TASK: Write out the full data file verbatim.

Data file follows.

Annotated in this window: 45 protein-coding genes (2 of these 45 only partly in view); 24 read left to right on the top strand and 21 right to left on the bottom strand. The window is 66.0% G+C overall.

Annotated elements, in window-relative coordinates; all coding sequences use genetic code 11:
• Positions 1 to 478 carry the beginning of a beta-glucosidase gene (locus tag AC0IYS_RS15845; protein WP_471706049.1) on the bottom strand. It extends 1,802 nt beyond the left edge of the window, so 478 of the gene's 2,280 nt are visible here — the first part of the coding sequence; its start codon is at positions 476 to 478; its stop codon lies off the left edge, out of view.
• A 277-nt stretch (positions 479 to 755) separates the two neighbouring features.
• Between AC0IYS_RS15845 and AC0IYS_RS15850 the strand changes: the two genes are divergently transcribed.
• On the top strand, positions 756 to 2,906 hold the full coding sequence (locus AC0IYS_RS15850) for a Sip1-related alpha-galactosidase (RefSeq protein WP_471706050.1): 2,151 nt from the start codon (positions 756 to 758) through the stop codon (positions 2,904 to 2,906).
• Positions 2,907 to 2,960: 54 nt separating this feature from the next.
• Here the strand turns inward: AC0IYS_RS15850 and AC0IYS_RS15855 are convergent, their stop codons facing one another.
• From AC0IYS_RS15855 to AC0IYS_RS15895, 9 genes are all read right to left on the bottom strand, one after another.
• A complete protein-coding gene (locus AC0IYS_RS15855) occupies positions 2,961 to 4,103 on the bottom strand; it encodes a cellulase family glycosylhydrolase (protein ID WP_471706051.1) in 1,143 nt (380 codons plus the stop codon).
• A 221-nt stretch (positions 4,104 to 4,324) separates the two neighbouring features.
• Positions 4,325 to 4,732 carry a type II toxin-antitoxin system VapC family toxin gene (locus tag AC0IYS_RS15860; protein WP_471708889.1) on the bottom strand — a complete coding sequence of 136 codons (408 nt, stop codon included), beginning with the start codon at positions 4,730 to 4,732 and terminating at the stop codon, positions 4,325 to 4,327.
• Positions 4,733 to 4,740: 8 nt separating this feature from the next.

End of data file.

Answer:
Annotated in this window: 45 protein-coding genes (2 of these 45 only partly in view); 24 read left to right on the top strand and 21 right to left on the bottom strand. The window is 66.0% G+C overall.

Annotated elements, in window-relative coordinates; all coding sequences use genetic code 11:
• Positions 1 to 478 carry the beginning of a beta-glucosidase gene (locus tag AC0IYS_RS15845; protein WP_471706049.1) on the bottom strand. It extends 1,802 nt beyond the left edge of the window, so 478 of the gene's 2,280 nt are visible here — the first part of the coding sequence; its start codon is at positions 476 to 478; its stop codon lies off the left edge, out of view.
• A 277-nt stretch (positions 479 to 755) separates the two neighbouring features.
• Between AC0IYS_RS15845 and AC0IYS_RS15850 the strand changes: the two genes are divergently transcribed.
• On the top strand, positions 756 to 2,906 hold the full coding sequence (locus AC0IYS_RS15850) for a Sip1-related alpha-galactosidase (RefSeq protein WP_471706050.1): 2,151 nt from the start codon (positions 756 to 758) through the stop codon (positions 2,904 to 2,906).
• Positions 2,907 to 2,960: 54 nt separating this feature from the next.
• Here the strand turns inward: AC0IYS_RS15850 and AC0IYS_RS15855 are convergent, their stop codons facing one another.
• From AC0IYS_RS15855 to AC0IYS_RS15895, 9 genes are all read right to left on the bottom strand, one after another.
• A complete protein-coding gene (locus AC0IYS_RS15855) occupies positions 2,961 to 4,103 on the bottom strand; it encodes a cellulase family glycosylhydrolase (protein ID WP_471706051.1) in 1,143 nt (380 codons plus the stop codon).
• A 221-nt stretch (positions 4,104 to 4,324) separates the two neighbouring features.
• Positions 4,325 to 4,732 carry a type II toxin-antitoxin system VapC family toxin gene (locus tag AC0IYS_RS15860; protein WP_471708889.1) on the bottom strand — a complete coding sequence of 136 codons (408 nt, stop codon included), beginning with the start codon at positions 4,730 to 4,732 and terminating at the stop codon, positions 4,325 to 4,327.
• Positions 4,733 to 4,740: 8 nt separating this feature from the next.